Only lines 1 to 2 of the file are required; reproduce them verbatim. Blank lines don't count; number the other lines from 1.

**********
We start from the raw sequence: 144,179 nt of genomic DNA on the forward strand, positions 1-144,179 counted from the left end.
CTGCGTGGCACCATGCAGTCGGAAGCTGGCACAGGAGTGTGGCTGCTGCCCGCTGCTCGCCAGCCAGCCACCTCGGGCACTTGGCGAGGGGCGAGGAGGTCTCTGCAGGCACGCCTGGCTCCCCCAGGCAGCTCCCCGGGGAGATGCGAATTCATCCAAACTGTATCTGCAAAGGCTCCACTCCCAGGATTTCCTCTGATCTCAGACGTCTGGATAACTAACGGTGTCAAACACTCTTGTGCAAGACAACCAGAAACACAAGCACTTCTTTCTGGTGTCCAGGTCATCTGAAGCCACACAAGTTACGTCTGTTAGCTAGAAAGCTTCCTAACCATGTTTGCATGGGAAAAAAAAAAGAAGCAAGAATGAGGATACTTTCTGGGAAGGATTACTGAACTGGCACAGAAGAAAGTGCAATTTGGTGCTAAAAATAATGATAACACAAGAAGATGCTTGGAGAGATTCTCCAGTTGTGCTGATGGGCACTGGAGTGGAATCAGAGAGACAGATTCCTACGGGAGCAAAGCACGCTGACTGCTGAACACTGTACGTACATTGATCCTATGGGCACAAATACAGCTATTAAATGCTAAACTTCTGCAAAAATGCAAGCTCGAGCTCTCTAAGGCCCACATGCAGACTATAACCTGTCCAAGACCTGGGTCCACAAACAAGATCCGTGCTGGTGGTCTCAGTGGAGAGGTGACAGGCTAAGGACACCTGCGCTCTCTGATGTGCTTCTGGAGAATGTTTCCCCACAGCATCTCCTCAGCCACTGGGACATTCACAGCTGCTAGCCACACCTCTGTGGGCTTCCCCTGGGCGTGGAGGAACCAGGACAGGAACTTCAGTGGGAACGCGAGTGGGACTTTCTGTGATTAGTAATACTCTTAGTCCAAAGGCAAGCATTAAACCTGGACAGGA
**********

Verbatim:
We start from the raw sequence: 144,179 nt of genomic DNA on the forward strand, positions 1-144,179 counted from the left end.
CTGCGTGGCACCATGCAGTCGGAAGCTGGCACAGGAGTGTGGCTGCTGCCCGCTGCTCGCCAGCCAGCCACCTCGGGCACTTGGCGAGGGGCGAGGAGGTCTCTGCAGGCACGCCTGGCTCCCCCAGGCAGCTCCCCGGGGAGATGCGAATTCATCCAAACTGTATCTGCAAAGGCTCCACTCCCAGGATTTCCTCTGATCTCAGACGTCTGGATAACTAACGGTGTCAAACACTCTTGTGCAAGACAACCAGAAACACAAGCACTTCTTTCTGGTGTCCAGGTCATCTGAAGCCACACAAGTTACGTCTGTTAGCTAGAAAGCTTCCTAACCATGTTTGCATGGGAAAAAAAAAAGAAGCAAGAATGAGGATACTTTCTGGGAAGGATTACTGAACTGGCACAGAAGAAAGTGCAATTTGGTGCTAAAAATAATGATAACACAAGAAGATGCTTGGAGAGATTCTCCAGTTGTGCTGATGGGCACTGGAGTGGAATCAGAGAGACAGATTCCTACGGGAGCAAAGCACGCTGACTGCTGAACACTGTACGTACATTGATCCTATGGGCACAAATACAGCTATTAAATGCTAAACTTCTGCAAAAATGCAAGCTCGAGCTCTCTAAGGCCCACATGCAGACTATAACCTGTCCAAGACCTGGGTCCACAAACAAGATCCGTGCTGGTGGTCTCAGTGGAGAGGTGACAGGCTAAGGACACCTGCGCTCTCTGATGTGCTTCTGGAGAATGTTTCCCCACAGCATCTCCTCAGCCACTGGGACATTCACAGCTGCTAGCCACACCTCTGTGGGCTTCCCCTGGGCGTGGAGGAACCAGGACAGGAACTTCAGTGGGAACGCGAGTGGGACTTTCTGTGATTAGTAATACTCTTAGTCCAAAGGCAAGCATTAAACCTGGACAGGA